Sick and Lonely


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Sick and Lonely

Isolation with Lupus: The Lone Wolf

If it were not for the connections I have on Facebook and Lupus support websites, I am certain I could go weeks without connecting with anyone outside of work and family. That is a depressing and lonely fact about lupus that nobody seems to realize, except those of us who have the disease.

Lupus is the ultimate foe of social occasions, getting together with old friends and making new ones.  I spend so much time dealing with what my body is going through that I don’t want to go through everything that is required in being social.  Showers are sometimes my main mission for the day. I am often in no condition to make small talk.  I can go days without conversational laughter of any kind. Feeling sick and lonely together is not a great combination. I am the Lone Wolf and I can tell you, it is not good for the body or the mind.

I thankfully work from home, but this further isolates me. Basically, unless I have a meeting scheduled, I don’t see anyone face-to-face other than my immediate family or strangers at the grocery store.  To top it off, I moved to my husband’s home-state a few years ago and lupus went into a full-blown flare, so I have not gotten to know my new community or anyone who lives here. It feels like I am a sole survivor on Lupus Island.

Breaking the Isolation

It is not easy to force yourself to be social when you are battling pain and illness that nobody you encounter could possible understand. I recently started with baby steps in getting back out there socially, because this isolation I found myself in had to be broken before it broke my spirit.  Here a few things I did to get ‘back in the game’:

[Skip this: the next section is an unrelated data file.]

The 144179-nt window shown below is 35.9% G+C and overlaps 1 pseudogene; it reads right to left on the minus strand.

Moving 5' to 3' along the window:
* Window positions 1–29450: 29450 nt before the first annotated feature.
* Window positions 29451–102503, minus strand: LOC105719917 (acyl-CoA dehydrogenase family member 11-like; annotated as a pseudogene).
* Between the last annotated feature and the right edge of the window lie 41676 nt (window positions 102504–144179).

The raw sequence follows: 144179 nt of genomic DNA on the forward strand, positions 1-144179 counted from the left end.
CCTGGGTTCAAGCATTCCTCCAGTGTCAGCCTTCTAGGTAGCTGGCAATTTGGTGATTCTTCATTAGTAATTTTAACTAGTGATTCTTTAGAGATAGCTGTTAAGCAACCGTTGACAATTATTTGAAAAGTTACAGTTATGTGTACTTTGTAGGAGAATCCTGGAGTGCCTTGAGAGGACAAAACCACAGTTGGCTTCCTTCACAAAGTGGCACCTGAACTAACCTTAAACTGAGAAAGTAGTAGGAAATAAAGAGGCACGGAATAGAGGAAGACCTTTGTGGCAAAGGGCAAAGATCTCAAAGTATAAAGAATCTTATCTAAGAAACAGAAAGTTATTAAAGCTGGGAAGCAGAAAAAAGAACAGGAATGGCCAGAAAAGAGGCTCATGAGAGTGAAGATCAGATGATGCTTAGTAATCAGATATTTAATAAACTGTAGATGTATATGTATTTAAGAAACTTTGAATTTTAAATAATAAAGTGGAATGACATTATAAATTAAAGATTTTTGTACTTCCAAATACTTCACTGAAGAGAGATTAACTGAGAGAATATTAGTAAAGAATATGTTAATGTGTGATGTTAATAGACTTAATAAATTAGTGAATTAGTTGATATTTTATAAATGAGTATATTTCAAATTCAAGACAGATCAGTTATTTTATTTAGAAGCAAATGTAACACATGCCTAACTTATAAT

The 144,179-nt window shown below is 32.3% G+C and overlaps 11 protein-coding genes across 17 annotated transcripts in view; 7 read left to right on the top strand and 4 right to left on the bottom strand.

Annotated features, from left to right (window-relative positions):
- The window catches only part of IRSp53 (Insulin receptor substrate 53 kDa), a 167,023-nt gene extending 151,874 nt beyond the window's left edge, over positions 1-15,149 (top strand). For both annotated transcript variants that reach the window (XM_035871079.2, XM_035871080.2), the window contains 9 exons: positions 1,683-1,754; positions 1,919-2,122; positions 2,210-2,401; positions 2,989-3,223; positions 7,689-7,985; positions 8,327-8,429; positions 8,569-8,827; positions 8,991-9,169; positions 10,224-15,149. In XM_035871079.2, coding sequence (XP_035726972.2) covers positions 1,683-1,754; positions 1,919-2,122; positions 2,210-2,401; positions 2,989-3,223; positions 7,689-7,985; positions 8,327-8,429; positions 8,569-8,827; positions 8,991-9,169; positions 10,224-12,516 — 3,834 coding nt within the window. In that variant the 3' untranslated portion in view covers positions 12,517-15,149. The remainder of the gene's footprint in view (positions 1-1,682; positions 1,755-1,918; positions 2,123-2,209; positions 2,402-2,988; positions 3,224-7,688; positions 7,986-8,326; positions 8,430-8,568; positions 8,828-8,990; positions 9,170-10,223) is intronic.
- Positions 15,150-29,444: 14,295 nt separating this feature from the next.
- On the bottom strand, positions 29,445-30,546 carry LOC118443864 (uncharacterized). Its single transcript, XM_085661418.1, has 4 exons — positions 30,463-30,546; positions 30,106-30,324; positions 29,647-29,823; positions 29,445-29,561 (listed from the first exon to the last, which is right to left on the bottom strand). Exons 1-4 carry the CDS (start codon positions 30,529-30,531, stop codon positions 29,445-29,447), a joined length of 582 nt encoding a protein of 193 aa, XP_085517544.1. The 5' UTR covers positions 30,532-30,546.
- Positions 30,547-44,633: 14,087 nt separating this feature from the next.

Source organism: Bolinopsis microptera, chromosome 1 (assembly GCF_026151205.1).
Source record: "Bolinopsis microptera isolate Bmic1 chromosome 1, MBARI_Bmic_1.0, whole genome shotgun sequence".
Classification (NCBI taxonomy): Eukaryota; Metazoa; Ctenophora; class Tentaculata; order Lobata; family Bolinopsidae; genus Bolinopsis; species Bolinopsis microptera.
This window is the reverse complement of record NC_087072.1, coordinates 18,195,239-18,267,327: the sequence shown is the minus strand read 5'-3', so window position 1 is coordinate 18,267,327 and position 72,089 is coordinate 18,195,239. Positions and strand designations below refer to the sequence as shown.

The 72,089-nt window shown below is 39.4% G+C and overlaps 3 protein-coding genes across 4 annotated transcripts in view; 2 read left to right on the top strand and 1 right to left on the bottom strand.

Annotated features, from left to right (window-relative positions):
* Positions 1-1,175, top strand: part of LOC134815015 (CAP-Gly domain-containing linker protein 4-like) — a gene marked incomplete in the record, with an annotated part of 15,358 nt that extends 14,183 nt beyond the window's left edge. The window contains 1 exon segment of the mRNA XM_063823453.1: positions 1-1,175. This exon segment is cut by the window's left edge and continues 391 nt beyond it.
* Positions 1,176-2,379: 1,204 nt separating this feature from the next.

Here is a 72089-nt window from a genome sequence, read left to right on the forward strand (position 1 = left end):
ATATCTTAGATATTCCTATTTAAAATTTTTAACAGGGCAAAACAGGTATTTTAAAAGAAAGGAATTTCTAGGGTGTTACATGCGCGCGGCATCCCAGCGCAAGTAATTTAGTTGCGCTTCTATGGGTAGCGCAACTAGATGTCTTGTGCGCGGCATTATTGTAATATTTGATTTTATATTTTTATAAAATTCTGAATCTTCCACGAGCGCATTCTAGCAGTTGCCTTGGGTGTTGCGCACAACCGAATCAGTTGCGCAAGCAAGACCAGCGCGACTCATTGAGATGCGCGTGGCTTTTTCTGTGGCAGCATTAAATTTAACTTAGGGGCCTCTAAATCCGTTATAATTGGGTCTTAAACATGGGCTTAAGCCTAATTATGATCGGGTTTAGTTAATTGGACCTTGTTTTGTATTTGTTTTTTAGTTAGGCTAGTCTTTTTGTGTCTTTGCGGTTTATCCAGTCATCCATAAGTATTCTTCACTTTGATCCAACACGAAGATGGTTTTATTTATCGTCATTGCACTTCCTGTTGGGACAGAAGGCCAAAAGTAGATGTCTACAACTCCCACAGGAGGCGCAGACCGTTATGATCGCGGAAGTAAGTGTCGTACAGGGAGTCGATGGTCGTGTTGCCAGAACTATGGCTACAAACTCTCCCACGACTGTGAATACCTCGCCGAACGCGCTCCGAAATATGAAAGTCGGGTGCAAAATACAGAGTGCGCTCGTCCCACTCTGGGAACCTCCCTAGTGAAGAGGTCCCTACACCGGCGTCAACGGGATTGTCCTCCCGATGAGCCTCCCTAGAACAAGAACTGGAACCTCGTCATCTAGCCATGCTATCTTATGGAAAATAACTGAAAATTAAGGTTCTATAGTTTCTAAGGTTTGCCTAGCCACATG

• I joined several support groups online for Lupus and began to welcome the connections and friend requests to chat.  This gave me a connection to new people who know exactly what I am going through and I have learned that some are not that far away from where I live.
  • I committed myself to attending a healing group once per week. I am a Reiki Practitioner, so I chose a group where each attendee receives Reiki treatment for the healing of whatever their ailment.  I have met people who have a variety of challenges, from arthritis to cancer, and there is a feeling of community in this group.  I was recently asked to provide Reiki treatments as well as receive treatment and my connections to these amazing people has grown.
  • I volunteer for small things. I cannot always commit to ongoing volunteer work.  I never know when Lupus will take me down for the count and I will leave a large void for others to fill. (Enter Lupus guilt). But I will volunteer a few hours of my time for a school party or in the classroom. It is something I can manage and it connects me to other mothers and teachers, even if it is only for a bit of small talk.
  • Texting friends and family. Sometimes you just don’t want to talk. I get so exhausted it is an effort to form words, so I text. It keeps me connected, answers questions and seems to be easier for me than holding up my end of a conversation.

Lupus steals so much of our lives.  I refuse to allow it to totally isolate me any longer. I refuse to allow myself to feel both sick and lonely. My social life may be altered by lupus, but I am fighting to create a new way to stay connected and to reach out to people while dealing with lupus. It is time to live, love and laugh despite the lupus.

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343 found this helpfulby Angela Finlay on June 12, 2014
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